Seeking solutions that make a difference
Sometimes I take consulting calls from clients to help them with cloud security solutions via the phone. Customers will get on the phone and say, “Tell me what everyone else is doing.” I understand why people would want to take this approach. However, when I get this question, I generally respond that I don’t think you want to do what everyone else is doing. Just look at the breach statistics. I’m not a status quo or a “because that’s how we’ve always done it” type of person. Let me get that out of the way up front to save us both some time, if you are. If you are open to new ideas, or want to know why I think differently about security solutions, read on.
At companies where I previously worked or got training, I was not always in agreement with the status quo in approaches to cybersecurity and application development, which led to some of my early white papers and presentations on cloud security and data breaches. I know everyone is doing the best they can, but I’m always seeking better solutions, and especially when the current solutions aren’t working. I want to help organizations close security gaps in a more efficient manner. I see a problem right now in cybersecurity, and I want to help people solve it in better ways with tangible solutions not abstract concepts. I’ll talk more about forward-looking solutions in a minute but consider this when you want to know why you probably don’t want to do what everyone else is currently doing.
2019 was one of the worst years on record for data breaches, if not the worst. The report indicates there is a silver lining based on the number of records stolen. However, I wonder if this number includes cases where attackers encrypted files in a ransomware attack, but did not expose or exfiltrate them. I don’t know exactly how they calculated these numbers, but either way, it’s not a fantastic statistic.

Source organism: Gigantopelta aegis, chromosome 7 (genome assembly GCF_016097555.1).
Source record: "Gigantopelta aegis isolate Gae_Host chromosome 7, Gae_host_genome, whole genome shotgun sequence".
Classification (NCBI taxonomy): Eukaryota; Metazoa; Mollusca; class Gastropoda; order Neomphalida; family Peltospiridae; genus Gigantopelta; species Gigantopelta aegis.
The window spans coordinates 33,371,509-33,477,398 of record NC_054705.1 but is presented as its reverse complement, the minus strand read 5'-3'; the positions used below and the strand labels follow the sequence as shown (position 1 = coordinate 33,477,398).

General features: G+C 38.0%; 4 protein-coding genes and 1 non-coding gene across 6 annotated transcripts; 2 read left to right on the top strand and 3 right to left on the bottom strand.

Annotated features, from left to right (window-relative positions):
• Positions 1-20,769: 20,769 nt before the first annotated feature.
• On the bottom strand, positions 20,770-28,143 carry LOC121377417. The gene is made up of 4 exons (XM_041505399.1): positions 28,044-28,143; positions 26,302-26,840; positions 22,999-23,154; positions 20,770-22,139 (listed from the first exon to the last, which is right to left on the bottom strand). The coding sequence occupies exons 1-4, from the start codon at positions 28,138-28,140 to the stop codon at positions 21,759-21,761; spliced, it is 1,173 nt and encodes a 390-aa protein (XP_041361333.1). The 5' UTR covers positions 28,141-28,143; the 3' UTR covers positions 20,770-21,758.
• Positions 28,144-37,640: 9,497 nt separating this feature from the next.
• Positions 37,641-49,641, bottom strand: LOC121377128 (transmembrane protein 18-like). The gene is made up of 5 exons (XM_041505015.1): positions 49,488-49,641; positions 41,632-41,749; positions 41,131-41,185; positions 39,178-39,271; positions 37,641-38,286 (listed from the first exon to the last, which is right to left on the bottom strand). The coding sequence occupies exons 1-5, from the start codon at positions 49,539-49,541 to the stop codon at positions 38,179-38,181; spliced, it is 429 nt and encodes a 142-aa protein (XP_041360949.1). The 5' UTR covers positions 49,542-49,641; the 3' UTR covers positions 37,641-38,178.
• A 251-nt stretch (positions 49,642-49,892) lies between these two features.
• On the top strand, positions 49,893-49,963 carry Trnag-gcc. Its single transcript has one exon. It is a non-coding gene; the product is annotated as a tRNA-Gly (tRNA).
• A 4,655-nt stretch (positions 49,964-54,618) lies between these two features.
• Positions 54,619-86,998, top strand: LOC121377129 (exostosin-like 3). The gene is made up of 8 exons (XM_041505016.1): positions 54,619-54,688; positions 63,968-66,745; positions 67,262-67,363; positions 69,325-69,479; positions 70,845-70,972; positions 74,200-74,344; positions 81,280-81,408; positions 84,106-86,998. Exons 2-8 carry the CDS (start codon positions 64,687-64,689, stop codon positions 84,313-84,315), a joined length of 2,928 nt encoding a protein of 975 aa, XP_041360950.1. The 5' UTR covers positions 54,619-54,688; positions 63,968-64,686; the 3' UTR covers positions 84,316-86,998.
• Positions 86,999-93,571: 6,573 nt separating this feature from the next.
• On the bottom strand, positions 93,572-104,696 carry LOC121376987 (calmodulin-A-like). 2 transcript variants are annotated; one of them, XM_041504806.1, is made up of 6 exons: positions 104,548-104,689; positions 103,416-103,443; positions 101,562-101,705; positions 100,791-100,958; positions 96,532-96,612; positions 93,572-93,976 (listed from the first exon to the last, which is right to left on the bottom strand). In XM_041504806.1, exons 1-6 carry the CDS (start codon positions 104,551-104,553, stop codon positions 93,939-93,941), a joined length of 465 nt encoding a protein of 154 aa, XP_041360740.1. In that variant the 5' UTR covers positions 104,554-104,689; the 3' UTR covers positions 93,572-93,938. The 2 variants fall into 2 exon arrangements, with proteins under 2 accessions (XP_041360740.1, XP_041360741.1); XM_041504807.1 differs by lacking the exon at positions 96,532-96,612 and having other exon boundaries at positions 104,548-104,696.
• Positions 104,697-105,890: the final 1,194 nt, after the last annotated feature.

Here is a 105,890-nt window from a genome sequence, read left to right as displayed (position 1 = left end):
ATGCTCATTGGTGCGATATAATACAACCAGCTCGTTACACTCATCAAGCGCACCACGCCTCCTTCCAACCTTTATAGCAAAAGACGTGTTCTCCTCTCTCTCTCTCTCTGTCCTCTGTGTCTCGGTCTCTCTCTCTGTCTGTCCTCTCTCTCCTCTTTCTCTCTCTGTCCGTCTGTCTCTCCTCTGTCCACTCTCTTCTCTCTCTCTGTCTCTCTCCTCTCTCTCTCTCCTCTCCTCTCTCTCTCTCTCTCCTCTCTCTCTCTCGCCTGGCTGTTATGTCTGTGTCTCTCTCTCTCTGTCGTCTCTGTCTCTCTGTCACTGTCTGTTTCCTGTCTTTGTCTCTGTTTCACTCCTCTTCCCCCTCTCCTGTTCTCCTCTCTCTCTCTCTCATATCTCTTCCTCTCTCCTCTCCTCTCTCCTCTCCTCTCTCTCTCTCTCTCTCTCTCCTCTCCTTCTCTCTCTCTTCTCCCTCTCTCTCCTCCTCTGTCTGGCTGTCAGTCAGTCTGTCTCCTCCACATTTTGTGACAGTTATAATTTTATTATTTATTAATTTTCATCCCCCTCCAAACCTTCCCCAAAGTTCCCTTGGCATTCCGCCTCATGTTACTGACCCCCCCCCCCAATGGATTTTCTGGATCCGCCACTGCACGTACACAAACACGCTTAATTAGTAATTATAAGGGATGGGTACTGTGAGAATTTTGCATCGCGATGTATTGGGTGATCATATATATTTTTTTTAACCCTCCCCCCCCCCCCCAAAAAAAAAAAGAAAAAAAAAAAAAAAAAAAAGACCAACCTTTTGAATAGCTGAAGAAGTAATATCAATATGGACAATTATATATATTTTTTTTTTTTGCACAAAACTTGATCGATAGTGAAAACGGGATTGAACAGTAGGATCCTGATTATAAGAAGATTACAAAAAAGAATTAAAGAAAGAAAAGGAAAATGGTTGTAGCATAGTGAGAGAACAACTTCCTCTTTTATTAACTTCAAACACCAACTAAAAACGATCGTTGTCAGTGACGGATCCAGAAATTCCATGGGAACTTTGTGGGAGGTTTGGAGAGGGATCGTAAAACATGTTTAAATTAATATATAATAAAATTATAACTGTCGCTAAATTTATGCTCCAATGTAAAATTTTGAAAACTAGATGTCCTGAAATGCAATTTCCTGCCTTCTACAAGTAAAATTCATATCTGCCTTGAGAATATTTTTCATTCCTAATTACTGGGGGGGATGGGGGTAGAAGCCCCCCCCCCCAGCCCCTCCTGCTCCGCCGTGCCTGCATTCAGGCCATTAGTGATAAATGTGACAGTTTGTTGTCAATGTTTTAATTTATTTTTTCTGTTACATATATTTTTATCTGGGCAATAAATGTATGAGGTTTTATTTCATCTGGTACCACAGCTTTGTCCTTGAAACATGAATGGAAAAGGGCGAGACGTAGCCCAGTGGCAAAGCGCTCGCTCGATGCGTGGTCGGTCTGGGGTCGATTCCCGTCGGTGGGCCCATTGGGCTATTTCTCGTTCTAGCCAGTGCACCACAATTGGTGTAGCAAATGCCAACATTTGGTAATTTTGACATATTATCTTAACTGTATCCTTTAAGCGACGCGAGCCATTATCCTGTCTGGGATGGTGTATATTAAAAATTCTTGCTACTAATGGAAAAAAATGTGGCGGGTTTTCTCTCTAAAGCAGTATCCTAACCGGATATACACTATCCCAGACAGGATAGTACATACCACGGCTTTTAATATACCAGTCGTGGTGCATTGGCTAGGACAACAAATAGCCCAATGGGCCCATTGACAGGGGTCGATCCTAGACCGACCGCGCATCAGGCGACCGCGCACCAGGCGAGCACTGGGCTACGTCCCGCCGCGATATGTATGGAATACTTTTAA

Data breaches soared by 17% in 2019: 'We also saw the rise of a significant new threat'
Data breaches were on the rise last year, but there's a silver lining. The number of reported data breaches rose 17% to…
This article states that 2019 was the worst year on record for health care.
Report Reveals Worst State for Healthcare Data Breaches in 2019
A report into the spate of data breaches that ripped through America's healthcare industry last year has revealed that…
Here’s another report with breach statistics for 2019.
In 2019, a total of 7,098 reported breaches exposed 15.1 billion records - Help Net Security
In 2019 the total number of records exposed increased by 284% compared to 2018, according to Risk Based Security. In…
Based on the things I report on my Twitter account @teriradichel as time allows where I report breaches and comment on what caused them, if that information is available, 2020 is not looking much better. Some companies are handling security differently, and their names are not in the headlines. Some companies are doing a great job with their cybersecurity and are just unlucky or had a very targeted attacker after them. But I can tell you from personal experience, some companies that have not yet been in the headlines are just lucky. Holes exist in their cybersecurity practices — gaps that can be identified and fixed.
When you’re approaching something in a futuristic way, sometimes people aren’t comfortable with that and want to stick with what they know. When I say futuristic, I mean projections based on experience, data, and logic, not new-fangled ideas without any basis. Some people proposing “new” and “modern” security ideas are throwing out all the principles from many years of experience with data breaches and security. I’m not one for tearing down the house and building a new one if the disruption and cost will cause more problems than the status quo. We should learn from history to avoid past mistakes. But when something isn’t working, why would you continue to mimic it?